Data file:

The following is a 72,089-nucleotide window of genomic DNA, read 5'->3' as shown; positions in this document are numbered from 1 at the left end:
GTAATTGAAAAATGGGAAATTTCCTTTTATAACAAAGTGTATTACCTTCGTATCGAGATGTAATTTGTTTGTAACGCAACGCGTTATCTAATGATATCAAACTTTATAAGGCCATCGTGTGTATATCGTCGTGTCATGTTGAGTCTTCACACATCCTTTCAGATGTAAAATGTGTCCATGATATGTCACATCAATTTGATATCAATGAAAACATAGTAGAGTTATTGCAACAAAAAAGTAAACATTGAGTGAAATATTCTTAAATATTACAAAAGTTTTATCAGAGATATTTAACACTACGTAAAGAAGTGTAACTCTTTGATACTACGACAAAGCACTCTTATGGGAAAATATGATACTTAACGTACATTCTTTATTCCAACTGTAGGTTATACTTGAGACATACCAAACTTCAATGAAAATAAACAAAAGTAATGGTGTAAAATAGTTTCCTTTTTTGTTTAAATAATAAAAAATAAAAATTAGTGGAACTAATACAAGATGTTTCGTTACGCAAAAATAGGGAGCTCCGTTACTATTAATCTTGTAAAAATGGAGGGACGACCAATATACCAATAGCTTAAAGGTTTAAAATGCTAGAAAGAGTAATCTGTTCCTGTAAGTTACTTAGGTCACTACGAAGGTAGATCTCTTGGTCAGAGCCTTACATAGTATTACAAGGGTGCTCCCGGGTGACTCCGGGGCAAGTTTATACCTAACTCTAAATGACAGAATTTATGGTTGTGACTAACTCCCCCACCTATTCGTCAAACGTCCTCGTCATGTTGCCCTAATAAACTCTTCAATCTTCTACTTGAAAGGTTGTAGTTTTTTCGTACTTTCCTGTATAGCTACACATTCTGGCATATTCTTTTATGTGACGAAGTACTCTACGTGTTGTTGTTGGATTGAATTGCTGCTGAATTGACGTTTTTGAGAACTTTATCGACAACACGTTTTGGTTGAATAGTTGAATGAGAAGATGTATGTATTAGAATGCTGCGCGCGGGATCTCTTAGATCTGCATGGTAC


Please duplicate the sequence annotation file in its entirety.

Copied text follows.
The following is a 72,089-nucleotide window of genomic DNA, read 5'->3' as shown; positions in this document are numbered from 1 at the left end:
GTAATTGAAAAATGGGAAATTTCCTTTTATAACAAAGTGTATTACCTTCGTATCGAGATGTAATTTGTTTGTAACGCAACGCGTTATCTAATGATATCAAACTTTATAAGGCCATCGTGTGTATATCGTCGTGTCATGTTGAGTCTTCACACATCCTTTCAGATGTAAAATGTGTCCATGATATGTCACATCAATTTGATATCAATGAAAACATAGTAGAGTTATTGCAACAAAAAAGTAAACATTGAGTGAAATATTCTTAAATATTACAAAAGTTTTATCAGAGATATTTAACACTACGTAAAGAAGTGTAACTCTTTGATACTACGACAAAGCACTCTTATGGGAAAATATGATACTTAACGTACATTCTTTATTCCAACTGTAGGTTATACTTGAGACATACCAAACTTCAATGAAAATAAACAAAAGTAATGGTGTAAAATAGTTTCCTTTTTTGTTTAAATAATAAAAAATAAAAATTAGTGGAACTAATACAAGATGTTTCGTTACGCAAAAATAGGGAGCTCCGTTACTATTAATCTTGTAAAAATGGAGGGACGACCAATATACCAATAGCTTAAAGGTTTAAAATGCTAGAAAGAGTAATCTGTTCCTGTAAGTTACTTAGGTCACTACGAAGGTAGATCTCTTGGTCAGAGCCTTACATAGTATTACAAGGGTGCTCCCGGGTGACTCCGGGGCAAGTTTATACCTAACTCTAAATGACAGAATTTATGGTTGTGACTAACTCCCCCACCTATTCGTCAAACGTCCTCGTCATGTTGCCCTAATAAACTCTTCAATCTTCTACTTGAAAGGTTGTAGTTTTTTCGTACTTTCCTGTATAGCTACACATTCTGGCATATTCTTTTATGTGACGAAGTACTCTACGTGTTGTTGTTGGATTGAATTGCTGCTGAATTGACGTTTTTGAGAACTTTATCGACAACACGTTTTGGTTGAATAGTTGAATGAGAAGATGTATGTATTAGAATGCTGCGCGCGGGATCTCTTAGATCTGCATGGTAC